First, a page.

Teaching children how to react to their emotions and how to utilize calm down skills or coping skills can be a game changer for angry kids and their parents. Shifting towards teaching coping skills instead of disciplining bad behaviors can be so much more effective.
As a parent, having a purpose and a goal in the midst of the chaos of tantrums, meltdowns, and outbursts helps you feel slightly more in control. (Although, let’s be honest, dealing with a tantruming child feels really out of control!)
This article is the final article in a series on stopping tantrums in older children. The other articles provide quicker, short term solutions. You can start at the beginning of this series by clicking here. Or read on for today’s article which is more of a long-term strategy.
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Modeling Coping Skills and Teaching Calm Down Skills
Today, we are going to examine how to teach and model calm down skills (coping skills) when you are dealing with an older child who is having a lot of tantrums.
I have to preface this by saying that this technique is not always a quick fix solution, but over time, it really can stop tantrums and meltdowns. Coping skills will be a lifelong tool that your child can use to calm their anger even into adulthood!
Dealing with big emotions can be hard for everyone, grown-ups included. Older kids, between the ages of 5 – 10 or so are working to learn the skill set to handle big feelings. They need to be taught positive coping strategies and learn how to tell you what they are feeling or struggling with instead of acting out to express emotions.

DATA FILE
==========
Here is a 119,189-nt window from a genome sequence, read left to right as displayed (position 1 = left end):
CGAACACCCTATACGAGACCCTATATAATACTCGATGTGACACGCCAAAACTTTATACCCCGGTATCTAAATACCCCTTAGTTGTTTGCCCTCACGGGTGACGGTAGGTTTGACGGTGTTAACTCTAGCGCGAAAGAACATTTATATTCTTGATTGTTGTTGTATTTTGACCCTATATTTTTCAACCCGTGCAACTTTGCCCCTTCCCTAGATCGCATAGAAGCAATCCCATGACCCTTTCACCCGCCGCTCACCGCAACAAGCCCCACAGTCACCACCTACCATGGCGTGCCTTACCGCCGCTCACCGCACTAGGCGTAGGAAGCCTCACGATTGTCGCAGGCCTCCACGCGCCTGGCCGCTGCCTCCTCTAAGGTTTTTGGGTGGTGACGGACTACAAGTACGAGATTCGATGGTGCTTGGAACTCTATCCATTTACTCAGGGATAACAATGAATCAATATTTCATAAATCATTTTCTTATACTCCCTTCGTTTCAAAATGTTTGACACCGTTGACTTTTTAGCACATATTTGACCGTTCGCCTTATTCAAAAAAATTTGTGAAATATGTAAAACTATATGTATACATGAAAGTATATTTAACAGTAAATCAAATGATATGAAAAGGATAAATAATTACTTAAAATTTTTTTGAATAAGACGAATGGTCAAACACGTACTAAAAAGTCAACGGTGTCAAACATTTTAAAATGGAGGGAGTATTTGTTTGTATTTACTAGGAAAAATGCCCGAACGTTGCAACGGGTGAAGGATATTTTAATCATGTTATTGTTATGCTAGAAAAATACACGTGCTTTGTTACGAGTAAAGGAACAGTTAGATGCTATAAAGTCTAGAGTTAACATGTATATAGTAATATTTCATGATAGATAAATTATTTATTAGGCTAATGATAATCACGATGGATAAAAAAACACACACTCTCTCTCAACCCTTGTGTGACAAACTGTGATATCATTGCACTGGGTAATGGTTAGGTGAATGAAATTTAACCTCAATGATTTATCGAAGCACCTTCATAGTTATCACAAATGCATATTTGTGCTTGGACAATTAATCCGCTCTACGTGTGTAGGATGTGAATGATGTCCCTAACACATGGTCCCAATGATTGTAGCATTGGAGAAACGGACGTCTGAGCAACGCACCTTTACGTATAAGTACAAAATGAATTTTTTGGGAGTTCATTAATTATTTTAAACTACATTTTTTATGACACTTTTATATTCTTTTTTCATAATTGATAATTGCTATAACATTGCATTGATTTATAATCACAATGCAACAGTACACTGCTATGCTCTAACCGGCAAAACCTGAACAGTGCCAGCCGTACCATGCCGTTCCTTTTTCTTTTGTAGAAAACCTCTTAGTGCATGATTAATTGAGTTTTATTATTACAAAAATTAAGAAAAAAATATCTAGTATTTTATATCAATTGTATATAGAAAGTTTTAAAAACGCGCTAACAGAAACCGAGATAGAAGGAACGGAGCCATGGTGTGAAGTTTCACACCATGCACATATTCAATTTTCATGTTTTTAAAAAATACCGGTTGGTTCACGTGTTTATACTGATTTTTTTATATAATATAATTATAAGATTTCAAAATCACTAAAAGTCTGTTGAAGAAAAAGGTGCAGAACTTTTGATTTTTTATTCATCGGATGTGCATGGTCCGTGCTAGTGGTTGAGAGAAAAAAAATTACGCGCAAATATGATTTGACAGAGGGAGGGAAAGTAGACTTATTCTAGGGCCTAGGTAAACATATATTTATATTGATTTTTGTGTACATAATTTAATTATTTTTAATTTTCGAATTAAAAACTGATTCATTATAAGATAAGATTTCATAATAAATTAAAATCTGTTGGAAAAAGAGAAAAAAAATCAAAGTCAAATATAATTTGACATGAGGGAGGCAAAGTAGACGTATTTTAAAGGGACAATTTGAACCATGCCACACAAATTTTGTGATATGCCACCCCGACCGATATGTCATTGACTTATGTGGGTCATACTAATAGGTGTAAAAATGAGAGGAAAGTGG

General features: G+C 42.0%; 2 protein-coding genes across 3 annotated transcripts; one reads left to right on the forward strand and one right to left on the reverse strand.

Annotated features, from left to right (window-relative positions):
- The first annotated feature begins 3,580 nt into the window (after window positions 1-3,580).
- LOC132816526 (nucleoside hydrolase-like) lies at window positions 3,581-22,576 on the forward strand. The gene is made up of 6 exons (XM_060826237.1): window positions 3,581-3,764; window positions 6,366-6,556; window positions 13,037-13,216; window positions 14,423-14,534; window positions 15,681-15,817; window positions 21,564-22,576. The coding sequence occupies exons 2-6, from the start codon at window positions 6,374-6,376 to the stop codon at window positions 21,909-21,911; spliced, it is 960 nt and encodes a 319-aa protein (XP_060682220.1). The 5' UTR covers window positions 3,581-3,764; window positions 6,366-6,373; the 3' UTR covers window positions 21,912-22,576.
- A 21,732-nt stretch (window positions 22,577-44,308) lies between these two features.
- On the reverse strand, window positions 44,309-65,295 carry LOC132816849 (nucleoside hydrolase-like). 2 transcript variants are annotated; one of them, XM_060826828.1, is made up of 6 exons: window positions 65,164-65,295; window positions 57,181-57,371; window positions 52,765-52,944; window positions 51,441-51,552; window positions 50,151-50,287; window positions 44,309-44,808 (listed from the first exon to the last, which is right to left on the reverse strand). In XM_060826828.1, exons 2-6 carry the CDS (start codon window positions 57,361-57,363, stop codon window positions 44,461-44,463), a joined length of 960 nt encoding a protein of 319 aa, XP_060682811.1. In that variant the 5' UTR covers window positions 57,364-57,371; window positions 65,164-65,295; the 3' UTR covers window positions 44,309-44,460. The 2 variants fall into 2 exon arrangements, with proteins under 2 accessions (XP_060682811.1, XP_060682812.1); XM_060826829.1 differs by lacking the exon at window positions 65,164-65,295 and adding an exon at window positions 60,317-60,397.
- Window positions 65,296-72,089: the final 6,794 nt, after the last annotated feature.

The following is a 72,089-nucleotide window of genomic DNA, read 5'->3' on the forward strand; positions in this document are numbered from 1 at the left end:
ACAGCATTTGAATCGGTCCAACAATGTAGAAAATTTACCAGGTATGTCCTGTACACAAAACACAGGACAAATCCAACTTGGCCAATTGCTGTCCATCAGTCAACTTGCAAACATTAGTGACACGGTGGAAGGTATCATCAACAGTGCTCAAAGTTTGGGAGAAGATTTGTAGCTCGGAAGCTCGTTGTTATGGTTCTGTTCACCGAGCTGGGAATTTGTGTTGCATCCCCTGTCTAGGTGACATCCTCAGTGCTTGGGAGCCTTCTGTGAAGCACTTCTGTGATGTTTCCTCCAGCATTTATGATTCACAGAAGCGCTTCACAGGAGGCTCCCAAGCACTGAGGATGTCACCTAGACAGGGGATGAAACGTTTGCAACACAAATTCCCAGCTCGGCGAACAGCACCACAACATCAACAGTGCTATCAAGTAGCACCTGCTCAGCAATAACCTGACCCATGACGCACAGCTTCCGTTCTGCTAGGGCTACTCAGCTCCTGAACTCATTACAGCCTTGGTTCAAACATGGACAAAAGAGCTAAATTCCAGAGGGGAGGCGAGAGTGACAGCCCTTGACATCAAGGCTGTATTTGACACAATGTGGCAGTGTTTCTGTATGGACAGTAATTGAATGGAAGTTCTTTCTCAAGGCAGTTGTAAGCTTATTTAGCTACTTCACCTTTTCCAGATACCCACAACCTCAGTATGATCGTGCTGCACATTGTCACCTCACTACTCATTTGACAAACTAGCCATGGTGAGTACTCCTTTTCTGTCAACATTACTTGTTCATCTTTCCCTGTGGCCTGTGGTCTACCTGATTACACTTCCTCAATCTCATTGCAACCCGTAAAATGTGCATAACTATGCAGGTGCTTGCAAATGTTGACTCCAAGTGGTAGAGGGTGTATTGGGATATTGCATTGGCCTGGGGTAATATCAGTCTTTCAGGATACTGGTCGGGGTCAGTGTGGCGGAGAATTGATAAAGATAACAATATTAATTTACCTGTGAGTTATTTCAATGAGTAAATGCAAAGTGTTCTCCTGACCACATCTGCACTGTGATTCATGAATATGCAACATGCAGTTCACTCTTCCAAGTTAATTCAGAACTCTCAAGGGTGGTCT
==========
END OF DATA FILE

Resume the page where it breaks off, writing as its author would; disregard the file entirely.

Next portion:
The best way for kids to learn these skills is to watch you model positive communication and calm down techniques for yourself. When your child is throwing a tantrum, you are likely to feel pretty frustrated, angry and upset. After all, this is generally what your child is aiming for with their behavior.
When a child finds it hard to communicate what they are feeling, they create a situation where those around them begin feeling the same emotions that they are experiencing such as frustration, anger, etc. Keep this in mind as you work on staying calm in the midst of the shouting, yelling, and tantruming.
Here are some different coping skills that you can model for your child when they are in the middle of a tantrum.
Taking A Break/Time-Out
Taking a time out to calm down is a great way to deal with intense emotions. When you are in the middle of a melt-down, let your child know what you are feeling and that you have decided to take a time out, but that you will be back to talk about this in a few minutes once you feel calmer. (I have a whole article that provides a fun little trick for taking a “mommy time-out” if this is hard to accomplish with your screaming child. Click here to read about this fun trick!)
Counting to Calm Anger
Counting to 10 or 20 before responding in anger can be a great way to not say things that you don’t mean. To try this technique in the middle of your child’s tantrum say something like, “I am going to take a second to count to 10 before I respond so that I don’t say something I don’t mean right now since I am feeling pretty frustrated.”
You may also want to encourage your child to count with you if they are calm enough.
Just like counting, deep breathing can have a positive effect on your mind and body when you are feeling frustrated or angry. You can use this all throughout a tantrum by taking slow deep breaths in and out.